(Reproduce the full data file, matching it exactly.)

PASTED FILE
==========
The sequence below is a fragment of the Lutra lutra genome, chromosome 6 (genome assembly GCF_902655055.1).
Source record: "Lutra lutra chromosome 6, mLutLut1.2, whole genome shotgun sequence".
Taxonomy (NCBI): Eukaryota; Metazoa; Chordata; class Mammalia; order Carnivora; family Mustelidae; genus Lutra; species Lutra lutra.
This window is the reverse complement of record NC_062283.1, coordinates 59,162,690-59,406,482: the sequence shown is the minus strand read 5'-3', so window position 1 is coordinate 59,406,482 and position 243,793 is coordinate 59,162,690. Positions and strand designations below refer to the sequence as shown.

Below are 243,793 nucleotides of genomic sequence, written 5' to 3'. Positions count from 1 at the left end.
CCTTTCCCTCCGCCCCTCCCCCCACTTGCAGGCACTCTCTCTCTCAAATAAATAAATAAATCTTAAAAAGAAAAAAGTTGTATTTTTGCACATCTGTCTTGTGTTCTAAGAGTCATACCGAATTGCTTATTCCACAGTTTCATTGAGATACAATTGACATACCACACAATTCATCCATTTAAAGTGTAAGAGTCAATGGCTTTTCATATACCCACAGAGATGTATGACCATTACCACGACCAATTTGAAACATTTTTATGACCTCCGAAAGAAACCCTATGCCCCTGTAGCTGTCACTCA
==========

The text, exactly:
The sequence below is a fragment of the Lutra lutra genome, chromosome 6 (genome assembly GCF_902655055.1).
Source record: "Lutra lutra chromosome 6, mLutLut1.2, whole genome shotgun sequence".
Taxonomy (NCBI): Eukaryota; Metazoa; Chordata; class Mammalia; order Carnivora; family Mustelidae; genus Lutra; species Lutra lutra.
This window is the reverse complement of record NC_062283.1, coordinates 59,162,690-59,406,482: the sequence shown is the minus strand read 5'-3', so window position 1 is coordinate 59,406,482 and position 243,793 is coordinate 59,162,690. Positions and strand designations below refer to the sequence as shown.

Below are 243,793 nucleotides of genomic sequence, written 5' to 3'. Positions count from 1 at the left end.
CCTTTCCCTCCGCCCCTCCCCCCACTTGCAGGCACTCTCTCTCTCAAATAAATAAATAAATCTTAAAAAGAAAAAAGTTGTATTTTTGCACATCTGTCTTGTGTTCTAAGAGTCATACCGAATTGCTTATTCCACAGTTTCATTGAGATACAATTGACATACCACACAATTCATCCATTTAAAGTGTAAGAGTCAATGGCTTTTCATATACCCACAGAGATGTATGACCATTACCACGACCAATTTGAAACATTTTTATGACCTCCGAAAGAAACCCTATGCCCCTGTAGCTGTCACTCA